What is in this article?:
- USDA analysis of cost and benefits of Packers and Stockyards rule
- Suspension of Delivery of Birds
- GIPSA did not provide any financial amounts for the benefits for the final rule on the four provisions but rather gave a qualitative analysis.
- While many producers were in favor of these provisions, 11 provisions were strongly opposed by the packers/integrators and some growers with value-added contracts.
In this series of columns, we have engaged in a somewhat detailed examination of the GIPSA (Grain Inspection, Packers, and Stockyards Administration) final rule that was published December 9, 2011, in the Federal Register. We first reviewed the 11 provisions that were in the proposed rule, but were not included in the final rule as a result of the inclusion of language in the recent Agricultural Appropriations bill that prohibited the United States Department of Agriculture from moving forward on these provisions.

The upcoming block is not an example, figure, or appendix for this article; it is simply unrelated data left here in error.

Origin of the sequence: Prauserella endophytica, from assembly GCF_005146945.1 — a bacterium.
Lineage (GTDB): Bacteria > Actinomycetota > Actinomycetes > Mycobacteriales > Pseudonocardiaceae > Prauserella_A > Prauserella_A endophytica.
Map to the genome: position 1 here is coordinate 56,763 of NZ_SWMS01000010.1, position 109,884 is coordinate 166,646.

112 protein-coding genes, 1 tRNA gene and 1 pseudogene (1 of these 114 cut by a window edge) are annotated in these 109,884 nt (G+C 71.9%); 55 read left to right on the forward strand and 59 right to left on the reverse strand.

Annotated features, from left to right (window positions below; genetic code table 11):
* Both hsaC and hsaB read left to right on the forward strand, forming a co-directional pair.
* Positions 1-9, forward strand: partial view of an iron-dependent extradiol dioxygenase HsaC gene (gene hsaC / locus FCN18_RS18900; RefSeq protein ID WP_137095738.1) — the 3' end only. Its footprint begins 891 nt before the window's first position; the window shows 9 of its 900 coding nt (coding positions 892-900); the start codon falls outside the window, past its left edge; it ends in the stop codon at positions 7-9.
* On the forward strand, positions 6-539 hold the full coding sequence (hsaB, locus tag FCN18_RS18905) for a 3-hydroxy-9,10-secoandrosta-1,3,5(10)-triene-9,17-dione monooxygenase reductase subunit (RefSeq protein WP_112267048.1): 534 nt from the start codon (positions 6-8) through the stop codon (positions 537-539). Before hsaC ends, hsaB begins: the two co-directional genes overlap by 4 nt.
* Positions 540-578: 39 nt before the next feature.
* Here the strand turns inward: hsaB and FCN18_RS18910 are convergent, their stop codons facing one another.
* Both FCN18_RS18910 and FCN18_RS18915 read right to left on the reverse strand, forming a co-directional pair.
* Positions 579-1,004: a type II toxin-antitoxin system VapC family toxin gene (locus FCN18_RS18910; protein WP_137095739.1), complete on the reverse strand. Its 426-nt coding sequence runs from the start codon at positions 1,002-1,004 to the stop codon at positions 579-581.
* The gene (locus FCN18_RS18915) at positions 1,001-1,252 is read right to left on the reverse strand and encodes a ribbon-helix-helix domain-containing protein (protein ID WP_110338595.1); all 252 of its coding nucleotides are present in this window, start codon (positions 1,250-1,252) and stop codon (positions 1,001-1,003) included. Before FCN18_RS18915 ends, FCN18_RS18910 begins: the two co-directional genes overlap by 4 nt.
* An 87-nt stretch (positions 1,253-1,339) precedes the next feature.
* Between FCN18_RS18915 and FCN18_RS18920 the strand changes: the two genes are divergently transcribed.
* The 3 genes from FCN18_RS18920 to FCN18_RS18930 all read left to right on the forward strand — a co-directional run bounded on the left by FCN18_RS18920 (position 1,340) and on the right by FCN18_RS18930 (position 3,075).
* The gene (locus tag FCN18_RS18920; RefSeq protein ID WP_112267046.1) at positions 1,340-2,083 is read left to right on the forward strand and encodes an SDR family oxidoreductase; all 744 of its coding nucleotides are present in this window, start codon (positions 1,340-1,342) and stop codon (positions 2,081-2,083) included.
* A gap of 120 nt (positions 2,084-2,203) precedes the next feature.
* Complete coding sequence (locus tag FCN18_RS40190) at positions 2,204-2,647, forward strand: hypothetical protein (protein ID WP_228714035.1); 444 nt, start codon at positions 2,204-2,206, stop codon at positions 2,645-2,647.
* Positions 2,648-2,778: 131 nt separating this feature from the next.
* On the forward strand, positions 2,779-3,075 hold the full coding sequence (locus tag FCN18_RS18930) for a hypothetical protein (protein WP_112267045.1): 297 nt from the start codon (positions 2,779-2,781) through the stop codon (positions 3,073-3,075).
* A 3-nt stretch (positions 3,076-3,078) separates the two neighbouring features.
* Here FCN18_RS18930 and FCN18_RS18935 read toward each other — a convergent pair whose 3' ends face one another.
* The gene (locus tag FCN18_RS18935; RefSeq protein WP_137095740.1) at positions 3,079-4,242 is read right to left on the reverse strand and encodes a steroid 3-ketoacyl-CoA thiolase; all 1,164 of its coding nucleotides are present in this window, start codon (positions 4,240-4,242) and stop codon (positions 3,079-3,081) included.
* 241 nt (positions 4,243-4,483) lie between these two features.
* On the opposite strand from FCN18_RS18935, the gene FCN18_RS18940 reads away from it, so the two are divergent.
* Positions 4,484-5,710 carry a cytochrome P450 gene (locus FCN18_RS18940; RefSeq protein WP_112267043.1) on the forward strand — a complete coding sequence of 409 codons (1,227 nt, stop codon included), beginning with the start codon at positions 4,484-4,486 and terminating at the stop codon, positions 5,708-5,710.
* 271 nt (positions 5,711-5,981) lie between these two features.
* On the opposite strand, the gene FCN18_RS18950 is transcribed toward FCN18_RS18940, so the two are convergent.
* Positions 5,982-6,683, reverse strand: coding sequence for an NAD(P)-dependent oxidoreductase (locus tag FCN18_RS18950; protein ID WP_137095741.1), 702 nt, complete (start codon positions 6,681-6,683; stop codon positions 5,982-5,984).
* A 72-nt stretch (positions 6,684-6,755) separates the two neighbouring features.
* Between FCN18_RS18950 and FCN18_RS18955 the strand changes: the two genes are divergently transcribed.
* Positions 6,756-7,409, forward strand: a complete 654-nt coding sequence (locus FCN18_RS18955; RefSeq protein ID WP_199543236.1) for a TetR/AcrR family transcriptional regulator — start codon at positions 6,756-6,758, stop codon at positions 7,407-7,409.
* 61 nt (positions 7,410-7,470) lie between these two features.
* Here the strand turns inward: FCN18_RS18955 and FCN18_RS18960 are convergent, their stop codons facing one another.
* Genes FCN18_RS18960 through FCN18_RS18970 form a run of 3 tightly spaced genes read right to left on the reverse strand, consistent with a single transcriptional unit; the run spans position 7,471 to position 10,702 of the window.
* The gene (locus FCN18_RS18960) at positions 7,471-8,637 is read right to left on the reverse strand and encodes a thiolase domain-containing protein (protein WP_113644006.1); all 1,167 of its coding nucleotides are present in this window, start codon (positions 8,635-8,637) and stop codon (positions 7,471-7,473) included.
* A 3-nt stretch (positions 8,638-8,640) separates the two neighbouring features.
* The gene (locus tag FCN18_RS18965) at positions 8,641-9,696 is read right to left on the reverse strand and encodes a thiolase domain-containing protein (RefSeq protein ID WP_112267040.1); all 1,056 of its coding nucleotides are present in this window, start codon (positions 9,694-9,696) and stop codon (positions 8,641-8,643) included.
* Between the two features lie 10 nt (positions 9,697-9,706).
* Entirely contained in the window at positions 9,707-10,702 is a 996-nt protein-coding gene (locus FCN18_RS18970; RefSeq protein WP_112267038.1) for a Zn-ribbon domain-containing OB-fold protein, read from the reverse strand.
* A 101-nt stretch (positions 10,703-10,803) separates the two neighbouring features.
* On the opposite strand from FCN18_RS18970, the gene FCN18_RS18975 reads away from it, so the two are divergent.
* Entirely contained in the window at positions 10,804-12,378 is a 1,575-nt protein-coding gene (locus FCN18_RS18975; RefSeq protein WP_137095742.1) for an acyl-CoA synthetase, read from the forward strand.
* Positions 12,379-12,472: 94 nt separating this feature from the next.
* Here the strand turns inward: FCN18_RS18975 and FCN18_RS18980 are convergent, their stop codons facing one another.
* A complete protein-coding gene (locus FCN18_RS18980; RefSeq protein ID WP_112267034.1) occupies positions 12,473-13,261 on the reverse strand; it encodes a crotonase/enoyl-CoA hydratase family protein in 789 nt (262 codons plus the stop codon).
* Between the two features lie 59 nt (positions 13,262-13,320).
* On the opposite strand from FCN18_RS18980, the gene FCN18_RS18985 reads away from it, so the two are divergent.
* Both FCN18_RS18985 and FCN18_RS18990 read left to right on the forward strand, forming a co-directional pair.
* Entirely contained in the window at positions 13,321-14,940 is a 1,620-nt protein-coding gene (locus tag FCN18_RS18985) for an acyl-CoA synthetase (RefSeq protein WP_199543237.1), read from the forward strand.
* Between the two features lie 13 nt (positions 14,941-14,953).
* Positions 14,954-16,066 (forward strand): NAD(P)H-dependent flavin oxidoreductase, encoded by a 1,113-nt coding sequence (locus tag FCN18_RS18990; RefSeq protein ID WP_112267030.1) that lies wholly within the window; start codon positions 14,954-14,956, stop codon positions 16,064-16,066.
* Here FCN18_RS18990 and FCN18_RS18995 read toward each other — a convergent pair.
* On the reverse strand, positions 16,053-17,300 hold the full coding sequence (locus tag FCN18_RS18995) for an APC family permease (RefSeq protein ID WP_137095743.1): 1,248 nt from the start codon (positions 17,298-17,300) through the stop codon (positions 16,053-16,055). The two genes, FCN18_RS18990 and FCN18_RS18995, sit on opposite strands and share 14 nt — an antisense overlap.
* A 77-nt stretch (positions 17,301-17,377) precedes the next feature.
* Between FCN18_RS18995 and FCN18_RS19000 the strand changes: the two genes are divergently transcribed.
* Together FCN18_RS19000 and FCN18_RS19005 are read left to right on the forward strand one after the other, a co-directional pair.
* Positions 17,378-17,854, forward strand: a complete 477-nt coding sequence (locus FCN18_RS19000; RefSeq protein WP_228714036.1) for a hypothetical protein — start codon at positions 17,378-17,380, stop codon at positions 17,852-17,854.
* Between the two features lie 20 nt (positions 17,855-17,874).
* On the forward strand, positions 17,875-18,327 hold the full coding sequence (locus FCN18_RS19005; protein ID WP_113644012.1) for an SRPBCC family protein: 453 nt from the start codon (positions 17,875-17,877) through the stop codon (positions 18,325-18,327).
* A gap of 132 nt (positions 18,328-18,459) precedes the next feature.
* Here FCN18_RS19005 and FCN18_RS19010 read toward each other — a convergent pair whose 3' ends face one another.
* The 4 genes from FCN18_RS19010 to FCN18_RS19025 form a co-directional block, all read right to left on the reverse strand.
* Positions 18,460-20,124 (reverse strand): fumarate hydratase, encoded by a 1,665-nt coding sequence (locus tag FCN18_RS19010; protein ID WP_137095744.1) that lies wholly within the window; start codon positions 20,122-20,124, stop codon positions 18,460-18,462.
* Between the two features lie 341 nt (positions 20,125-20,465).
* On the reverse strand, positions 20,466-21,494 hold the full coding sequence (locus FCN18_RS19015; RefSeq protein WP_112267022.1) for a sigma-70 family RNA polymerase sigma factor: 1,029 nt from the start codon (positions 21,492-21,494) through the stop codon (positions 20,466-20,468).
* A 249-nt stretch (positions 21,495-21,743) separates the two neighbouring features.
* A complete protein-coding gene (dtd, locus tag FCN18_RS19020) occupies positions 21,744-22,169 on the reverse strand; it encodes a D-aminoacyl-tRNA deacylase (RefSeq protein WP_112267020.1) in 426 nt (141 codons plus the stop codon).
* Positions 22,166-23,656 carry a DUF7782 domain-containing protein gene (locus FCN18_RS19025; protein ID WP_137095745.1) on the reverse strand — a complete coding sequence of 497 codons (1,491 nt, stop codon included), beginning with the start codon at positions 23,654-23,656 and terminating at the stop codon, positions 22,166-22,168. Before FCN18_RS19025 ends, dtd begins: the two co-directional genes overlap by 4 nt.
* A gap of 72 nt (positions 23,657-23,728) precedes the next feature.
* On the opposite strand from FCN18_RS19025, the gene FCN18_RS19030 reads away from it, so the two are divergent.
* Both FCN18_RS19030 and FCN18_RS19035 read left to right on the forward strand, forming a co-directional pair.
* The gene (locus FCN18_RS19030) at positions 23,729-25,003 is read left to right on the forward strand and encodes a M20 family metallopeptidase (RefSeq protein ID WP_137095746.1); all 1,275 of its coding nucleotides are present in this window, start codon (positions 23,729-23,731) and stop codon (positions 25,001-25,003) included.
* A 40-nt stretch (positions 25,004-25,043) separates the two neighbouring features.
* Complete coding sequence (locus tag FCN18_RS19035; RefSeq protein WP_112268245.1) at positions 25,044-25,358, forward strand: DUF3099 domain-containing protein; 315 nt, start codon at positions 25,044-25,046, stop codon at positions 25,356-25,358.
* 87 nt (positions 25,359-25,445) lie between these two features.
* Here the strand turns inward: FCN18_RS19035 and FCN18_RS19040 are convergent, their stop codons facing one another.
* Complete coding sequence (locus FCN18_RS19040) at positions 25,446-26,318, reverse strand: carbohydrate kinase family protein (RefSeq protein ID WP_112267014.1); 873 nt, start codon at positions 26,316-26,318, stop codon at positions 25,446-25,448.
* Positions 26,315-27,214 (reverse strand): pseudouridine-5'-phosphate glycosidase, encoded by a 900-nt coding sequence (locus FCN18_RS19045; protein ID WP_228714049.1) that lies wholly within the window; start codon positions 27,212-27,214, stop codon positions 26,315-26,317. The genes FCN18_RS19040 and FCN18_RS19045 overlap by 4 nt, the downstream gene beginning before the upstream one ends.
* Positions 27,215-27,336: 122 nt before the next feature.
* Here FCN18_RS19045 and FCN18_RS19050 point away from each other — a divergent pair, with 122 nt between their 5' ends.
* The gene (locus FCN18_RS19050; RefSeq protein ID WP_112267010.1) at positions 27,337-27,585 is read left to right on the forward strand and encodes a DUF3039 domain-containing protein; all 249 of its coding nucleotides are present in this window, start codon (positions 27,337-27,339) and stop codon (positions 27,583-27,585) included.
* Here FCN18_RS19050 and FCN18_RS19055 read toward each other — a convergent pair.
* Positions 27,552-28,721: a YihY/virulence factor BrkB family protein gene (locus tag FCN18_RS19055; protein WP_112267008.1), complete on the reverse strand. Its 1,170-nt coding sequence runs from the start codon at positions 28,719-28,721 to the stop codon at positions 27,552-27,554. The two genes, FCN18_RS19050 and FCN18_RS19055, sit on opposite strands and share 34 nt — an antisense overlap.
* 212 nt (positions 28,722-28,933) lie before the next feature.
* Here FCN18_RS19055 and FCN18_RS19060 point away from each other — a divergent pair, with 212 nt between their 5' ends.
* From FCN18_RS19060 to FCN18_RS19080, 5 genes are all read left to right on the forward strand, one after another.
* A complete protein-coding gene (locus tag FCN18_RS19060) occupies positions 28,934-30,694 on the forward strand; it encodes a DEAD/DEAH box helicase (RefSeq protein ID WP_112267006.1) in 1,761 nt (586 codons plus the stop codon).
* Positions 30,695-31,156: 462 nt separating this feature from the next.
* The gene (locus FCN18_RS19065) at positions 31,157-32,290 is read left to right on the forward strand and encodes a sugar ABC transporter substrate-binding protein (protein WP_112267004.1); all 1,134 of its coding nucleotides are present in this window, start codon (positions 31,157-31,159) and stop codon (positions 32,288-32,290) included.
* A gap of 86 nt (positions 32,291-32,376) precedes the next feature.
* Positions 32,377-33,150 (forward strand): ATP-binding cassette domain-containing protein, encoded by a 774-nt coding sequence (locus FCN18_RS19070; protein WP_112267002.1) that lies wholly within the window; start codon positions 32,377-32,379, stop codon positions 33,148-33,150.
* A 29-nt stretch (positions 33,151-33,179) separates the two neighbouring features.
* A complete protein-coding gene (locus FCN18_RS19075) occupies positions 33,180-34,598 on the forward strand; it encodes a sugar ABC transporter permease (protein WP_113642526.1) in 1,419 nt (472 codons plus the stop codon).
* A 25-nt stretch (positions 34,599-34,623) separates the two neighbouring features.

While many producers were in favor of these provisions, these 11 provisions were strongly opposed by the packers/integrators and some growers with value-added contracts.
After reviewing the 11 provisions not included in the final rule, we took time and two columns to look at GIPSA’s review of the comments they received on the four provisions and the cost analysis that were included in the final rule. The comments review section contains a summary of the comments that GIPSA received during the comment period, both for and against, followed by GIPSA’s analysis of the comments and the reasoning behind its decision to either modify the rule or leave as proposed.
The final two sections of the 17-page rule deal with the costs and benefits associated with the rule and the wording of the final rule on the four sections being finalized. Costs for the 11 provisions not included in the final rule were not included in the analysis.
GIPSA did not provide any financial amounts for the benefits for the final rule on the four provisions but rather gave a qualitative analysis. In explaining the benefits, the rule says, “In the June 22, 2010, proposed rule, we asserted that the proposed rule would have benefits but they are not quantified; however, we discuss below the qualitative benefits that we believe are associated with the final rule. In addition to the benefits expected from the various provisions as outlined below, this action fulfills the mandates specified in Title XI of the 2008 Farm Bill.”